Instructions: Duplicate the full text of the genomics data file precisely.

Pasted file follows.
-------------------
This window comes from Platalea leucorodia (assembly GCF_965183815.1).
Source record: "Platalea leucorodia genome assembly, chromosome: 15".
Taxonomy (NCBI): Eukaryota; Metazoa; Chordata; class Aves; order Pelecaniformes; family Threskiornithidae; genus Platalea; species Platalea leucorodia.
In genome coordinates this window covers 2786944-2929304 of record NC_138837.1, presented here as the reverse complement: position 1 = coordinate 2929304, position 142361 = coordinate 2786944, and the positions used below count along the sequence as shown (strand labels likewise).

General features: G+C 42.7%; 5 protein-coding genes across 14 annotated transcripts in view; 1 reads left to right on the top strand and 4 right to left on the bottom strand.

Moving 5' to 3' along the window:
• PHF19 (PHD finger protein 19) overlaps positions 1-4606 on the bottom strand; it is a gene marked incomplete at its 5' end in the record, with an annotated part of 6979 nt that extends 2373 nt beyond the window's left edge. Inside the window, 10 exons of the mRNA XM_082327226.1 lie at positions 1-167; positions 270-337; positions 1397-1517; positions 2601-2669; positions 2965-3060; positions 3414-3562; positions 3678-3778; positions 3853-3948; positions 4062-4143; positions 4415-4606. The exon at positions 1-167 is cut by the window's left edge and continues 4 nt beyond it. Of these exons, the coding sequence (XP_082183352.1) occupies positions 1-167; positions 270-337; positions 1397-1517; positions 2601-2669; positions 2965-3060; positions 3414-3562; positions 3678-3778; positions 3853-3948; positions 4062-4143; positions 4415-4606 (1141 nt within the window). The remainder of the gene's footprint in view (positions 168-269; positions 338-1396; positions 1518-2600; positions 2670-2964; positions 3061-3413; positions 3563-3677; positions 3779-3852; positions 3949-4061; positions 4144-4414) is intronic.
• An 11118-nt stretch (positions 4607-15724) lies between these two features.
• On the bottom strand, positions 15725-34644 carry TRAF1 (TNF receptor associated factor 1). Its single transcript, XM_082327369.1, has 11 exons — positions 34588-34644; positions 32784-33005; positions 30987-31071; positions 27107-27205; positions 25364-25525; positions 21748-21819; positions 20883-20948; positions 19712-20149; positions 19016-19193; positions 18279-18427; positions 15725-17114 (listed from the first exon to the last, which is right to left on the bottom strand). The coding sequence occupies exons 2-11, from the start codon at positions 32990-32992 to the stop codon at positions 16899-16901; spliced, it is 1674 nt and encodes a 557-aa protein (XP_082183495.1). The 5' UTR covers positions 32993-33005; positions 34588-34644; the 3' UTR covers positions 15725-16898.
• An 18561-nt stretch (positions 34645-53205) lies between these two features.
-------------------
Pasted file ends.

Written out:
This window comes from Platalea leucorodia (assembly GCF_965183815.1).
Source record: "Platalea leucorodia genome assembly, chromosome: 15".
Taxonomy (NCBI): Eukaryota; Metazoa; Chordata; class Aves; order Pelecaniformes; family Threskiornithidae; genus Platalea; species Platalea leucorodia.
In genome coordinates this window covers 2786944-2929304 of record NC_138837.1, presented here as the reverse complement: position 1 = coordinate 2929304, position 142361 = coordinate 2786944, and the positions used below count along the sequence as shown (strand labels likewise).

General features: G+C 42.7%; 5 protein-coding genes across 14 annotated transcripts in view; 1 reads left to right on the top strand and 4 right to left on the bottom strand.

Moving 5' to 3' along the window:
• PHF19 (PHD finger protein 19) overlaps positions 1-4606 on the bottom strand; it is a gene marked incomplete at its 5' end in the record, with an annotated part of 6979 nt that extends 2373 nt beyond the window's left edge. Inside the window, 10 exons of the mRNA XM_082327226.1 lie at positions 1-167; positions 270-337; positions 1397-1517; positions 2601-2669; positions 2965-3060; positions 3414-3562; positions 3678-3778; positions 3853-3948; positions 4062-4143; positions 4415-4606. The exon at positions 1-167 is cut by the window's left edge and continues 4 nt beyond it. Of these exons, the coding sequence (XP_082183352.1) occupies positions 1-167; positions 270-337; positions 1397-1517; positions 2601-2669; positions 2965-3060; positions 3414-3562; positions 3678-3778; positions 3853-3948; positions 4062-4143; positions 4415-4606 (1141 nt within the window). The remainder of the gene's footprint in view (positions 168-269; positions 338-1396; positions 1518-2600; positions 2670-2964; positions 3061-3413; positions 3563-3677; positions 3779-3852; positions 3949-4061; positions 4144-4414) is intronic.
• An 11118-nt stretch (positions 4607-15724) lies between these two features.
• On the bottom strand, positions 15725-34644 carry TRAF1 (TNF receptor associated factor 1). Its single transcript, XM_082327369.1, has 11 exons — positions 34588-34644; positions 32784-33005; positions 30987-31071; positions 27107-27205; positions 25364-25525; positions 21748-21819; positions 20883-20948; positions 19712-20149; positions 19016-19193; positions 18279-18427; positions 15725-17114 (listed from the first exon to the last, which is right to left on the bottom strand). The coding sequence occupies exons 2-11, from the start codon at positions 32990-32992 to the stop codon at positions 16899-16901; spliced, it is 1674 nt and encodes a 557-aa protein (XP_082183495.1). The 5' UTR covers positions 32993-33005; positions 34588-34644; the 3' UTR covers positions 15725-16898.
• An 18561-nt stretch (positions 34645-53205) lies between these two features.